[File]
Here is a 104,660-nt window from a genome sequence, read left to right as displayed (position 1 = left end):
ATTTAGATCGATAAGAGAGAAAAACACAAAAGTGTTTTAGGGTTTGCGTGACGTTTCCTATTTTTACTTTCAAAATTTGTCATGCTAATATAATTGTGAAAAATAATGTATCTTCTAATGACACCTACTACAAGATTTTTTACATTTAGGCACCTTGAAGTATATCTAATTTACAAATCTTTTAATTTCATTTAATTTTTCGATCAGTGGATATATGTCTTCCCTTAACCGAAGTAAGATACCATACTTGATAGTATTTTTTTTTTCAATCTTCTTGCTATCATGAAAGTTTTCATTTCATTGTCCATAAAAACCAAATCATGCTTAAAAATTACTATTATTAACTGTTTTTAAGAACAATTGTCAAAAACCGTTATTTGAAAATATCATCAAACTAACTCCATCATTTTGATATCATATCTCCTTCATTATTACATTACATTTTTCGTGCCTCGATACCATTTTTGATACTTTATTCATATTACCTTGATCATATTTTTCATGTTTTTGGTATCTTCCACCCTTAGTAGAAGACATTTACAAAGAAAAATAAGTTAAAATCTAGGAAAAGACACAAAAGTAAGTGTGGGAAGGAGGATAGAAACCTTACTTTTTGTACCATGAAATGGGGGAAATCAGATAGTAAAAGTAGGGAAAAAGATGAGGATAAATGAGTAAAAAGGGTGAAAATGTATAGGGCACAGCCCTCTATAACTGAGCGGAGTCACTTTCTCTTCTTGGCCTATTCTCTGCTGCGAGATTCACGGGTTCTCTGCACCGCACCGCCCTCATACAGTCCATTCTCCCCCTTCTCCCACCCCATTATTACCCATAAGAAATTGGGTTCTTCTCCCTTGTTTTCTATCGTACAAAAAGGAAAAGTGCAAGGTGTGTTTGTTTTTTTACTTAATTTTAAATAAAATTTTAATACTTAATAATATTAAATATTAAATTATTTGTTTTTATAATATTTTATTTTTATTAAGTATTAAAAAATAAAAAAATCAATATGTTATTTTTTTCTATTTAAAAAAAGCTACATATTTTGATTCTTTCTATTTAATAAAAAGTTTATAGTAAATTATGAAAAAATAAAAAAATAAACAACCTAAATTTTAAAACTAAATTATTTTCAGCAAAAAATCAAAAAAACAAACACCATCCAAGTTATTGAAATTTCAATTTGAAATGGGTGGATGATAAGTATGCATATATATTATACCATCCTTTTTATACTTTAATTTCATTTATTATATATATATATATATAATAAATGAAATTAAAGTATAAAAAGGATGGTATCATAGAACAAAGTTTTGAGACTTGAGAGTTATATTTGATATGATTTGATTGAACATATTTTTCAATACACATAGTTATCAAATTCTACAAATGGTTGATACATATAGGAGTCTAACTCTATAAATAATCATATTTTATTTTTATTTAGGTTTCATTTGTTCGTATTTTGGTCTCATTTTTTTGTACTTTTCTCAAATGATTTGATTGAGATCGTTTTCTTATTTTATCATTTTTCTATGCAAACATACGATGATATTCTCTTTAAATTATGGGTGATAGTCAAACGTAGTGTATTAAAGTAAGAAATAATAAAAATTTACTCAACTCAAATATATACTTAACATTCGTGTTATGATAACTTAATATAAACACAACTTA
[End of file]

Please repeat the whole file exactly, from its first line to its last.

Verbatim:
Here is a 104,660-nt window from a genome sequence, read left to right as displayed (position 1 = left end):
ATTTAGATCGATAAGAGAGAAAAACACAAAAGTGTTTTAGGGTTTGCGTGACGTTTCCTATTTTTACTTTCAAAATTTGTCATGCTAATATAATTGTGAAAAATAATGTATCTTCTAATGACACCTACTACAAGATTTTTTACATTTAGGCACCTTGAAGTATATCTAATTTACAAATCTTTTAATTTCATTTAATTTTTCGATCAGTGGATATATGTCTTCCCTTAACCGAAGTAAGATACCATACTTGATAGTATTTTTTTTTTCAATCTTCTTGCTATCATGAAAGTTTTCATTTCATTGTCCATAAAAACCAAATCATGCTTAAAAATTACTATTATTAACTGTTTTTAAGAACAATTGTCAAAAACCGTTATTTGAAAATATCATCAAACTAACTCCATCATTTTGATATCATATCTCCTTCATTATTACATTACATTTTTCGTGCCTCGATACCATTTTTGATACTTTATTCATATTACCTTGATCATATTTTTCATGTTTTTGGTATCTTCCACCCTTAGTAGAAGACATTTACAAAGAAAAATAAGTTAAAATCTAGGAAAAGACACAAAAGTAAGTGTGGGAAGGAGGATAGAAACCTTACTTTTTGTACCATGAAATGGGGGAAATCAGATAGTAAAAGTAGGGAAAAAGATGAGGATAAATGAGTAAAAAGGGTGAAAATGTATAGGGCACAGCCCTCTATAACTGAGCGGAGTCACTTTCTCTTCTTGGCCTATTCTCTGCTGCGAGATTCACGGGTTCTCTGCACCGCACCGCCCTCATACAGTCCATTCTCCCCCTTCTCCCACCCCATTATTACCCATAAGAAATTGGGTTCTTCTCCCTTGTTTTCTATCGTACAAAAAGGAAAAGTGCAAGGTGTGTTTGTTTTTTTACTTAATTTTAAATAAAATTTTAATACTTAATAATATTAAATATTAAATTATTTGTTTTTATAATATTTTATTTTTATTAAGTATTAAAAAATAAAAAAATCAATATGTTATTTTTTTCTATTTAAAAAAAGCTACATATTTTGATTCTTTCTATTTAATAAAAAGTTTATAGTAAATTATGAAAAAATAAAAAAATAAACAACCTAAATTTTAAAACTAAATTATTTTCAGCAAAAAATCAAAAAAACAAACACCATCCAAGTTATTGAAATTTCAATTTGAAATGGGTGGATGATAAGTATGCATATATATTATACCATCCTTTTTATACTTTAATTTCATTTATTATATATATATATATATAATAAATGAAATTAAAGTATAAAAAGGATGGTATCATAGAACAAAGTTTTGAGACTTGAGAGTTATATTTGATATGATTTGATTGAACATATTTTTCAATACACATAGTTATCAAATTCTACAAATGGTTGATACATATAGGAGTCTAACTCTATAAATAATCATATTTTATTTTTATTTAGGTTTCATTTGTTCGTATTTTGGTCTCATTTTTTTGTACTTTTCTCAAATGATTTGATTGAGATCGTTTTCTTATTTTATCATTTTTCTATGCAAACATACGATGATATTCTCTTTAAATTATGGGTGATAGTCAAACGTAGTGTATTAAAGTAAGAAATAATAAAAATTTACTCAACTCAAATATATACTTAACATTCGTGTTATGATAACTTAATATAAACACAACTTA